The politics of vow-hail-vow:

It leaves us with a mess, but sees them through

For weeks now, George Osborne’s brain, along with seven of his best truth-benders, have been hard at work trying to think of a new name for Plan B. The fruits of their labours can be seen in the Daily Telegraph this morning: it is Plan A+++.

Entirely free of irony, the Torygraph reports that the New Plan ‘will stick to the Government’s original commitment of putting debt levels back on a sustainable path, but also focus on growth measures.’ So while I think we can all see the plus-plus-plus points of this New Mark II Plan, I am moved to ask why the Mark vehicle I was launched without wheels.

This sort of bollocks started off by being funny about ten years ago, then became irritating, and now leaves me with uneasy feelings of fear and pity. But I’ve decided after some consideration that there is now a universal dialectic to Western government, and I call it vow-hail-vow.

The Government concerned vows to do the impossible during an election. At the first sign of any data anywhere suggesting it might not be a complete disaster, the new policy is hailed. Then, when it goes tits up, the men at the top vow to see it through.

Seeing it through is a sort of Churchillian version of sticking doggedly to a direction that clearly isn’t working. When told that Greeks are having to get up before they go to sleep in order to have nothing to do earlier and then take a 90% pay cut thanks to austerity, Angela Merkel says they must show some character and see it through. Indeed, she vows that she will ensure they see it through: she is forced to vow, because earlier she hailed the policy.

It’s all quite simple when you get down to it. As Muammar Gadaffi began to wobble and then topple, David Cameron decided the time was ripe to vow that Britain would support the rebels. When the rebels won (having shot Gadaffi and then dragged him through the streets) the Prime Minister hailed it as another victory for The Arab Spring. Now that those left out have killed the American ambassador, William Hague is vowing that justice will be done.

When Tessa Jowell vowed to end Britain’s drinking problem by making it easier to get pissed, one monthly report followed in short order showing that there had been no increase in pub-related violence. The lack of violence was caused by every drunk in Britain being horizontal, but Tessa took the opportunity to hail her policy. As A&E admissions doubled and the number of pubs closed by the police rose by 30%, Ms Jowell vowed to wait and see. Very New Labour, vowing to wait and see: it was the follow-on from John Major’s ‘in due course’, but with less of a time limit.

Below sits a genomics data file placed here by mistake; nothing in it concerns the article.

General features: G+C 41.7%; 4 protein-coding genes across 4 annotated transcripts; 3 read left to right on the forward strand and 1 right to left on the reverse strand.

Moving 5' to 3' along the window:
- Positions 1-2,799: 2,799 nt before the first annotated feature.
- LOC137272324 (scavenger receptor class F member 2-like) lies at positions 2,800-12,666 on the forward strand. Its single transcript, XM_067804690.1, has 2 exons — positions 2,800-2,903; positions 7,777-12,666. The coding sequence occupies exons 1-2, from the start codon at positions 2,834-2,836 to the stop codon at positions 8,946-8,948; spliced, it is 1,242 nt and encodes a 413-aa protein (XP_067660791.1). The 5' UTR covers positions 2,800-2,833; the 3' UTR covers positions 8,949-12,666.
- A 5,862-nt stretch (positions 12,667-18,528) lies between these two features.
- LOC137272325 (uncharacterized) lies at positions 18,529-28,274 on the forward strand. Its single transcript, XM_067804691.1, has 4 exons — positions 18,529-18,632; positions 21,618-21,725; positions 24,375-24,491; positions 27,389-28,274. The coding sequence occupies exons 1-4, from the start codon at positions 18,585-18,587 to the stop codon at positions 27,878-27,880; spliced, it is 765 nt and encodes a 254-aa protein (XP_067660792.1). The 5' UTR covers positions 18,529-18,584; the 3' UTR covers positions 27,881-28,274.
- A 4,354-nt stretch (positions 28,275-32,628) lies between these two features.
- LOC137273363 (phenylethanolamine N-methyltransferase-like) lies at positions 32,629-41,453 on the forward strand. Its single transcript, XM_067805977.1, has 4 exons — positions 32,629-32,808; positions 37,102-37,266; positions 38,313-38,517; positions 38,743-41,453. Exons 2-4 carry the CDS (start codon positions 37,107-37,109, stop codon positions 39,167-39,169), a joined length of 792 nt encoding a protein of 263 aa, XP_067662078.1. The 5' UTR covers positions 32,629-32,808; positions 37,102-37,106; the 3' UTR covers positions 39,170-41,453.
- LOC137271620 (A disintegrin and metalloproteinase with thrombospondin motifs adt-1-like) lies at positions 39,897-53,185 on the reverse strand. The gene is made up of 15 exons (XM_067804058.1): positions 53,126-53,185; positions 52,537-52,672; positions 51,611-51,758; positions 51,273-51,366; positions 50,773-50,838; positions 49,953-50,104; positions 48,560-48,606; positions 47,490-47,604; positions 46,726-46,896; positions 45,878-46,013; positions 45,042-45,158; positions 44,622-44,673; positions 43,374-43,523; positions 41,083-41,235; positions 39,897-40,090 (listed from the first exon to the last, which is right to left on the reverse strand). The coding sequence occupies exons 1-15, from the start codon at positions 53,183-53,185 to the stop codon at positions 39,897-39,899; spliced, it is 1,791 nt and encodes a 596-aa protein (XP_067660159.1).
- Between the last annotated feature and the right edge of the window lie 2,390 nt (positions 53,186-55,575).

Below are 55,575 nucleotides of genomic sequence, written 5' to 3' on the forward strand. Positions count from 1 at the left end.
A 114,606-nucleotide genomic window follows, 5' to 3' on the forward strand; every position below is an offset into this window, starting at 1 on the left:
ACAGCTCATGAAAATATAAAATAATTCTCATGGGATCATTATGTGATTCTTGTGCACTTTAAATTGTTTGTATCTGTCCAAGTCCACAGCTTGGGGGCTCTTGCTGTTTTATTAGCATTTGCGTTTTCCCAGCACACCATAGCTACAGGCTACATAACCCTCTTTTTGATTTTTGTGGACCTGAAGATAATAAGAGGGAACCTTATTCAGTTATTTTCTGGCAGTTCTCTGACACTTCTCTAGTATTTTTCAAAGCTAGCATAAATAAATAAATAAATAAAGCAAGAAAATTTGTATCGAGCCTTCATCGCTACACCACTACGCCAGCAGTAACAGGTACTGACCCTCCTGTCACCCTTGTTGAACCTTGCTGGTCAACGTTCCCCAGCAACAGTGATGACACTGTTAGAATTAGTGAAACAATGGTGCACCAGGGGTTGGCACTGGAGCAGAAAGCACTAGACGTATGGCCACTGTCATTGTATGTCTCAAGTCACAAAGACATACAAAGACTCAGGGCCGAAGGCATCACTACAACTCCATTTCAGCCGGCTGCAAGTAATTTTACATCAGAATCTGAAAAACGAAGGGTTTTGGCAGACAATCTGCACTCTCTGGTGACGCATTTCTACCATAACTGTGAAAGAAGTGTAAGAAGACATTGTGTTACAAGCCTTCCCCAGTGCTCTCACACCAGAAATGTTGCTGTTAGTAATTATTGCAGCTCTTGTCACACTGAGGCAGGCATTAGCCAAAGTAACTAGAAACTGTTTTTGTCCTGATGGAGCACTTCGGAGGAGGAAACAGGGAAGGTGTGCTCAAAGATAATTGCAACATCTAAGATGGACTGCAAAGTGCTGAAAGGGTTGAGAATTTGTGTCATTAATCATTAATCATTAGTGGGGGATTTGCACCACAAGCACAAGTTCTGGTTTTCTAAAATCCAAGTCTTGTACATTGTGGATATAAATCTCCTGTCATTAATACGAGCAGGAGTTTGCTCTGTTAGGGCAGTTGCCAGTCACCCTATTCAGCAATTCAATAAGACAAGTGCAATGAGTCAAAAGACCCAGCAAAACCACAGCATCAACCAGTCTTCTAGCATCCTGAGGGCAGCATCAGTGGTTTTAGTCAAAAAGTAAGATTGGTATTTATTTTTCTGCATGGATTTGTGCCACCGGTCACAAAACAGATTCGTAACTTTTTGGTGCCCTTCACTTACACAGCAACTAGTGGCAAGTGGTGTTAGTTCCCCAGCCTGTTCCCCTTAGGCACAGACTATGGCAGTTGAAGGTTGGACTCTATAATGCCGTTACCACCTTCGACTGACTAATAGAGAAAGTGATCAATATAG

Boris Johnson knows a scam when he sees one, and has been quick to use this approach in much of what he does…or rather, claims, as the two are often distant relatives. His grand London bicycles scheme vowed to cut car and tube traffic, and the minute more than two bikes had been pedalled from one staging point to another, BoJo hailed the initiative as a resounding success. Within months of that, Mayor Johnson was vowing to export and expand the scheme, even though by this time cracks were beginning to appear.

The cracks are still there. As – despite the shoal of spitting curses I got from bike users the last time The Slog posted about this – are the facts. In January of this year, a leaked Transport for London report declared that ‘the novelty has worn off’ and that satisfaction levels with the mayor’s bike hire scheme were lower than those for any other transport mode.

It later emerged that many docking stations spend eight hours a day with no bikes in them. Then in July, there were calls for Barclays to be replaced as the sponsor, following the discovery that most of Boris’s mates from Bob Diamond downwards had been swindling the nation for the last five years.

To date, I haven’t seen a single study showing any evidence at all that London has been unclogged, or Tube travel made more bearable. There is a simple mathematical reason for that: The bus network can carry 6.5 million people a day, the tube 4.5 million, but there are only a few thousand Boris-bikes. The last study I read condemned the scheme as ‘unreliable and nothing more than an amusing curiosity for tourists”.

So look out for it at a politician near you: vow, hail, vow. In particular, keep your eye on the new Health Secretary, for he is made for vow, hail, vow. As a methodology it is, after all, a punt using a stunt created by a *unt.